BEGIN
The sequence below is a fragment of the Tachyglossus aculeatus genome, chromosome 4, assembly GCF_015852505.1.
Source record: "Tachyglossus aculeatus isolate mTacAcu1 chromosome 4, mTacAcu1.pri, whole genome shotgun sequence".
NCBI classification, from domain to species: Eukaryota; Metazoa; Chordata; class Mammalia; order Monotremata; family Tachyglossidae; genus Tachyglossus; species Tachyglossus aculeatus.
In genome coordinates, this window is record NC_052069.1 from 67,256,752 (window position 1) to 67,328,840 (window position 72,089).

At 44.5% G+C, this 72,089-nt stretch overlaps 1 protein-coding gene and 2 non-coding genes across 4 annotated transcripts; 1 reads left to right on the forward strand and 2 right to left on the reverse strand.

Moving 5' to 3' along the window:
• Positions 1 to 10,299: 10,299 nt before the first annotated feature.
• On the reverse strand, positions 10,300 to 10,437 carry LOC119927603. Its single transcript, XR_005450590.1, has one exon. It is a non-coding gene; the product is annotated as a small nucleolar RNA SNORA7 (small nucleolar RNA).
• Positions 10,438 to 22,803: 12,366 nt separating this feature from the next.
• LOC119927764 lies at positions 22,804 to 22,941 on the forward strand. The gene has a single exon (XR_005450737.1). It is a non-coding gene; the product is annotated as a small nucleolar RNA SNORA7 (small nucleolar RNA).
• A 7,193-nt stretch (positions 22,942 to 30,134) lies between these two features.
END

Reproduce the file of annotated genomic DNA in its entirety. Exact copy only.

The sequence below is a fragment of the Tachyglossus aculeatus genome, chromosome 4, assembly GCF_015852505.1.
Source record: "Tachyglossus aculeatus isolate mTacAcu1 chromosome 4, mTacAcu1.pri, whole genome shotgun sequence".
NCBI classification, from domain to species: Eukaryota; Metazoa; Chordata; class Mammalia; order Monotremata; family Tachyglossidae; genus Tachyglossus; species Tachyglossus aculeatus.
In genome coordinates, this window is record NC_052069.1 from 67,256,752 (window position 1) to 67,328,840 (window position 72,089).

At 44.5% G+C, this 72,089-nt stretch overlaps 1 protein-coding gene and 2 non-coding genes across 4 annotated transcripts; 1 reads left to right on the forward strand and 2 right to left on the reverse strand.

Moving 5' to 3' along the window:
• Positions 1 to 10,299: 10,299 nt before the first annotated feature.
• On the reverse strand, positions 10,300 to 10,437 carry LOC119927603. Its single transcript, XR_005450590.1, has one exon. It is a non-coding gene; the product is annotated as a small nucleolar RNA SNORA7 (small nucleolar RNA).
• Positions 10,438 to 22,803: 12,366 nt separating this feature from the next.
• LOC119927764 lies at positions 22,804 to 22,941 on the forward strand. The gene has a single exon (XR_005450737.1). It is a non-coding gene; the product is annotated as a small nucleolar RNA SNORA7 (small nucleolar RNA).
• A 7,193-nt stretch (positions 22,942 to 30,134) lies between these two features.